So the population continued to practice indigenous culture as well as the imposed Portuguese / European structure which saw traditional dress banned in favour of suits and dresses in the 1950s. The haircombs on display with crosses carved out, the figurines which pray hands clasped, are unique representations not necessarily found in the Lusophone world. In the 1940s Brazilian writer Gilberto Freyre coined the term ‘Luso-Tropicalismo’ to describe the policy of a mixed-race culture of mestizos who were the imaginary, happy and exotic citizens of a supposedly civilising Portuguese empire. While this colonial propaganda was rarely applied with success in Angola, Goa or Brasil East Timor, through isolation and geography became, a specific euro-asiatic racial group whose traditional social strata of kings, noblemen and commoners, mirrored the aristocratic attitudes of the administrator Portuguese who kept slaves as domestic help. Unlike the British in Australia or Federal governments up to the 1980s, the British explorers in Australia or even Federal governments up until the 1980s who collectively viewed aboriginal art as worthless or the product of pagan ritual, the Portuguese tended to allow their subjects to exist in a kind of cultural formalin, hence the longevity of the art and the ultimate failure of the Indonesians to exterminate it.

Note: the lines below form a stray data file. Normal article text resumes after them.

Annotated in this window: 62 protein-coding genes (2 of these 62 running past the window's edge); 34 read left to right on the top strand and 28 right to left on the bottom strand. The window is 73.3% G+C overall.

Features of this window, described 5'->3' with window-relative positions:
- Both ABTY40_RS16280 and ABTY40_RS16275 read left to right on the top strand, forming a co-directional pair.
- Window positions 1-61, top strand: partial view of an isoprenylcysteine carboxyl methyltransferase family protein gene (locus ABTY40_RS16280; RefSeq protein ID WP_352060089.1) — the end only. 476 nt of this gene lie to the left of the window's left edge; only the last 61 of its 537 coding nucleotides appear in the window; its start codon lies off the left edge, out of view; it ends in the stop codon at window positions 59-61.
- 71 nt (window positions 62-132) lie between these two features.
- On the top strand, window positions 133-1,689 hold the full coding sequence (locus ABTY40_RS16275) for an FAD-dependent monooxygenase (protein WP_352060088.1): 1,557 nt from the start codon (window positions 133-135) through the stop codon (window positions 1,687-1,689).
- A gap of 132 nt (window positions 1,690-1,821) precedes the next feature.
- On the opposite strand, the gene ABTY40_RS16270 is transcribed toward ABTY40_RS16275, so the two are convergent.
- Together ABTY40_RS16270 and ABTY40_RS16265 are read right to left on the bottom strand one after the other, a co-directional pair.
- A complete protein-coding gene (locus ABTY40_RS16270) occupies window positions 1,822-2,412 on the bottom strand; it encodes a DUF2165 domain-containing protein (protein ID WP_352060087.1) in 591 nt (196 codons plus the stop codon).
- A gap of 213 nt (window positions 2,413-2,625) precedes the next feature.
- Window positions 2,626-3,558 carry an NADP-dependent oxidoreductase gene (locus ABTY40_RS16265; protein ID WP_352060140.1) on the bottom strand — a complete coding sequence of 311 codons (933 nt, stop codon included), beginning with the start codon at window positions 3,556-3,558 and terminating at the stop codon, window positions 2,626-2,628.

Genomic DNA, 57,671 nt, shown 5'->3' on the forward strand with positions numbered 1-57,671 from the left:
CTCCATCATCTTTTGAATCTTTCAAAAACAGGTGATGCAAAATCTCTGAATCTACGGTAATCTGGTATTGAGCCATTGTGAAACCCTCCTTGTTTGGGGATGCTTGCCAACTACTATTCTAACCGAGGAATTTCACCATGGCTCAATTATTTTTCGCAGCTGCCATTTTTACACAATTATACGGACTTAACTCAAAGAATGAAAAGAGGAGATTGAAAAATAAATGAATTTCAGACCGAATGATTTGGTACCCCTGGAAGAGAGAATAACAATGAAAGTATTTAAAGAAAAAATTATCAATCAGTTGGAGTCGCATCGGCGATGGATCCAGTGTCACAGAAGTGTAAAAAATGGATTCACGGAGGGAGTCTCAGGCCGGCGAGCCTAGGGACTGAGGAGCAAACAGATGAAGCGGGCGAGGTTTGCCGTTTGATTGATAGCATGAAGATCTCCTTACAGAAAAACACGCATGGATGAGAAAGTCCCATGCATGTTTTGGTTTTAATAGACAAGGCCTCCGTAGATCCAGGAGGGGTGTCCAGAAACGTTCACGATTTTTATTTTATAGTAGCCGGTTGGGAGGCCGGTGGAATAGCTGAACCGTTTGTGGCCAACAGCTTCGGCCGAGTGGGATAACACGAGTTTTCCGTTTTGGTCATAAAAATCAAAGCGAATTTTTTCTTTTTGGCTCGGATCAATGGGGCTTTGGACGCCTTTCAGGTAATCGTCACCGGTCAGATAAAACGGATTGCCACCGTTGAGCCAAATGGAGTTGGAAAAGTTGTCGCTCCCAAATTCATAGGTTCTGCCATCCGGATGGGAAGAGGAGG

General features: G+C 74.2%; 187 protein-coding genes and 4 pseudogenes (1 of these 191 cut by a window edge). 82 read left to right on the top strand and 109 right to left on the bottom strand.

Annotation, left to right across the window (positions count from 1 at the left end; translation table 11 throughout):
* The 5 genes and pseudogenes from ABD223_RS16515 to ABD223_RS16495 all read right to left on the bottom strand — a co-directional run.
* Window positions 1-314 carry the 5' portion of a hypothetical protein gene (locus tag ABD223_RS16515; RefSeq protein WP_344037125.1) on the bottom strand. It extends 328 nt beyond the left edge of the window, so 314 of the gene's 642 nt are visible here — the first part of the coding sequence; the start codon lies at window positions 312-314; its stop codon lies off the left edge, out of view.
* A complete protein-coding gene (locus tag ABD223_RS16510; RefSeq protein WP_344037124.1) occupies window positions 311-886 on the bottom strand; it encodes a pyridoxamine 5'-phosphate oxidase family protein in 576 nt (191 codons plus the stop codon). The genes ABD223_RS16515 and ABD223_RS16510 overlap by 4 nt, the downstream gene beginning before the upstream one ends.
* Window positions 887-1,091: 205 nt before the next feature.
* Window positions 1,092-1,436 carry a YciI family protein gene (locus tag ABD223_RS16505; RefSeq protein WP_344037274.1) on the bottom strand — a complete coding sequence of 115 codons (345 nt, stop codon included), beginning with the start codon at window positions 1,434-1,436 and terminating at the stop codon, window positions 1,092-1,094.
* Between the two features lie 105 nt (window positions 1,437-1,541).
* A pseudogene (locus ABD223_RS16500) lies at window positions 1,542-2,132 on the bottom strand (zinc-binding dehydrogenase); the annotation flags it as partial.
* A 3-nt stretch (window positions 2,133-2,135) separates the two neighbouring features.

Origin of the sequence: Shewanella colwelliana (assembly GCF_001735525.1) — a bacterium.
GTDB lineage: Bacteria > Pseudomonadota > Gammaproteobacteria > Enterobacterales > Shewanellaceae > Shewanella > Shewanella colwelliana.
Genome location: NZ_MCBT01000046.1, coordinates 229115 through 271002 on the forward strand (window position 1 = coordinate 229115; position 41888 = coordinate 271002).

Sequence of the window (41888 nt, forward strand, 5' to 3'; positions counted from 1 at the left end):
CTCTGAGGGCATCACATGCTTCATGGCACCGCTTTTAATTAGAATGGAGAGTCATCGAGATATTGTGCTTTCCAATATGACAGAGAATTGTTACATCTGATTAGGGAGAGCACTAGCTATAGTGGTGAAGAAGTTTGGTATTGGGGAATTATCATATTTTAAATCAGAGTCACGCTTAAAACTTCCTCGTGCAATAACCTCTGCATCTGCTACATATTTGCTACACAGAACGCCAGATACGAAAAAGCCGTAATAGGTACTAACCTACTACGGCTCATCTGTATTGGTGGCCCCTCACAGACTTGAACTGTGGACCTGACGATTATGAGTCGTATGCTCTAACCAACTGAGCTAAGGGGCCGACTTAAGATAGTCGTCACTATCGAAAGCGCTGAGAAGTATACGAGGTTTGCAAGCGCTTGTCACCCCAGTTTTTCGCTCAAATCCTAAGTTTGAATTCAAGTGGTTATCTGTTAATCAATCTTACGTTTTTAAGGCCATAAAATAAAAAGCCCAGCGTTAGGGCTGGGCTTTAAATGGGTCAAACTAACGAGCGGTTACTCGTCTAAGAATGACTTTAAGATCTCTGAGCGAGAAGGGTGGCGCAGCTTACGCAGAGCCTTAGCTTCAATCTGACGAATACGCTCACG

There’s a temptation to describe the objects on display as wholly ‘supernatural’ or magic, but many of them like the betel-nut containers and weaving looms are utilitarian and items like them are still utilised I wander through the rooms a video plays in the background, and I hear the sounds of batucada drumming. On closer examination I see a group, dressed in tais, wearing headdresses,and breastplates, among them a man dancing with an elaborate kaibauk on his head.. It’s not a video from Womad but a field recording of a contemporary village scene. I am reminded of the imaginary film I envisaged when I entered the space. At the very end of the gallery a section of contemporary paintings hang. Again they are loaned from private collections in Darwin and Dili, but many are from Arte Moris, the Living Art foundation where young East Timorese artists work, mostly on canvas, but sometimes on old tais recycled due to lack of materials. The pictures are bright, mostly portraits, painted in a folk realist style reminiscent of modernist African and Latin American art. There’s a deep humanity in these pictures, done in a time of peace. Some of the work depicts Dili burning, one is a naïve view of Darwin houses and streets painted from the memory of temporary exile. Virgilio Simith describes the work of the foundation as ‘therapy for people, improvised sentiments of a real situation which happened to them’. Paul Stewart, brother of assassinated Balibo 5 journalist Tony Stewart refers to Arte Moris as akin to Andy Warhol’s Factory.